News briefs – Sept. 9


Staff report



Ohio news


OHIO DEVELOPMENT SERVICES AGENCY NAMES MINORITY BUSINESS DEVELOPMENT CHIEF – The Ohio Development Services Agency (ODSA) Minority Business Development Division supports the growth and sustainability of Ohio minority businesses by providing technical assistance, access to capital and bonding, and connection to business opportunities through the Minority Business Assistance Centers.

Jeffrey Johnson of New Albany, Ohio will serve as Chief of the Minority Business Development Division at DSA. He will lead the state’s effort to grow and develop minority-owned businesses so they can create jobs and strengthen Ohio’s economy. He begins his new role next Tuesday.

“Jeffrey comes to Development with more than 20 years’ experience in business banking and 15 years’ experience working with government municipalities and community organizations,” said Director David Goodman, Development Services Agency. “He has experience with loans, bonds and tax credits and will be a great asset to the Development team.”

Johnson is currently the Vice President of Government & Non Profit Lending at JP Morgan Chase and was instrumental in the approval of the largest municipal bond transaction in history at the company.

STATE MEETINGS SET – Members of the Ohio Arts Council (OAC) board’s executive committee will meet Sept. 23, at the OAC office on the 33rd floor of the Rhodes State Office Tower, located at 30 E. Broad St. in downtown Columbus at 10 a.m. Members of the Ohio Poet Laureate Selection Committee will meet in the same location on Wednesday, September 16, at 1 p.m. All meetings are open to the public.

SEMINARY PROFESSOR CO-EDITS BOOK IN HONOR OF DR. LUKE KEEFER – Dr. Wyndy Corbin Reuschling, professor of Ethics and Theology at Ashland Theological Seminary, and J. Robert Douglass, associate professor of Theological Studies at Winebrenner Theological Seminary, have co-edited a book in honor of Dr. Luke Keefer Jr., retired professor of Historical Theology at Ashland Theological Seminary who passed away in 2010.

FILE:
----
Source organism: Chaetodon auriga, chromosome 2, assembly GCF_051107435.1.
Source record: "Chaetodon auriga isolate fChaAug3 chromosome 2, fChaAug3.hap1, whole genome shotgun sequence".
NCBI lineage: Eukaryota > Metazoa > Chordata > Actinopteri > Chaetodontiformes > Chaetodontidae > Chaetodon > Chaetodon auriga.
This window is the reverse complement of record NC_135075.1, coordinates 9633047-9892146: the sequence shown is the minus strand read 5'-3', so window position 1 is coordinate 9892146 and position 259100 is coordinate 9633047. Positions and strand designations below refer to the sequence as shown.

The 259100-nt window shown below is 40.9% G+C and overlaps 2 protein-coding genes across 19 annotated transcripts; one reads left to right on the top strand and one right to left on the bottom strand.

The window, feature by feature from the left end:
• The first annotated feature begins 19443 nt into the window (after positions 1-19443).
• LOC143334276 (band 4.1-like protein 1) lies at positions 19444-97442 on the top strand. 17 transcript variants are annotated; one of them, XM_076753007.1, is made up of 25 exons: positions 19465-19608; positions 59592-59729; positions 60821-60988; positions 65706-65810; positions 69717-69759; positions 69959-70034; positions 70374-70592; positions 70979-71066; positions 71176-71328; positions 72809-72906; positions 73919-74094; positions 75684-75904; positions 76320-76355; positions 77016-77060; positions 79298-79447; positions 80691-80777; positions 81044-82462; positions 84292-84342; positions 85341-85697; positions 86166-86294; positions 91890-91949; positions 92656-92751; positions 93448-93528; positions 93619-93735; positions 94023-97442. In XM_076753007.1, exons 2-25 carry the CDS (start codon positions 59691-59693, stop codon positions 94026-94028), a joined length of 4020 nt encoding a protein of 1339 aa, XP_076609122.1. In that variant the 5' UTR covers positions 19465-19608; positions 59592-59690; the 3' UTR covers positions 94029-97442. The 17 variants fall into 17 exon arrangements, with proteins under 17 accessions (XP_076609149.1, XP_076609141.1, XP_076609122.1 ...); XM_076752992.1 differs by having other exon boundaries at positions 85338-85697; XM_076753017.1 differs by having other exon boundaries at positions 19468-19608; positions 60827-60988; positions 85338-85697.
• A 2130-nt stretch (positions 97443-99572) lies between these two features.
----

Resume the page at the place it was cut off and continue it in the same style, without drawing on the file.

According to Reuschling, the book, “Celebrations and Convictions: Honoring the Life and Legacy of Dr. Luke Keefer Jr.,” is a “festschrift” with 13 chapters written by people who were impacted by Dr. Keefer in a variety of ways.

“The contributors explore certain convictions as a celebration of Dr. Keefer’s legacy, including historic commitments to the centrality of Scripture and to nonviolence and peacemaking; the importance of the unity and mission of the church; renewed practices of spirituality and mentoring, especially for women and men called to Christian leadership; and a deeper appreciation for the calling and challenges of the Kingdom of God for Christian discipleship,” Reuschling said.

ASHLAND PROFESSOR PUBLISHES BOOK – Dr. Marian Maxfield, assistant professor of educational technology in the Ashland University Schar College of Education, has edited and published a new book titled “Advancing Higher Education with Mobile Learning Technologies: Cases, Trends, and Inquiry-Based Methods.”

Maxfield worked with J. Keengwe, associate professor at the University of North Dakota, in compiling the book, which was printed earlier this year by IGI Global.

“The book deals with the rapid advancements in technology, which are creating new opportunities for educators to enhance their classroom techniques with digital learning resources,” Maxfield said. “Once used solely outside of the classroom, smartphones, tablets and e-readers are becoming common in many school settings.”

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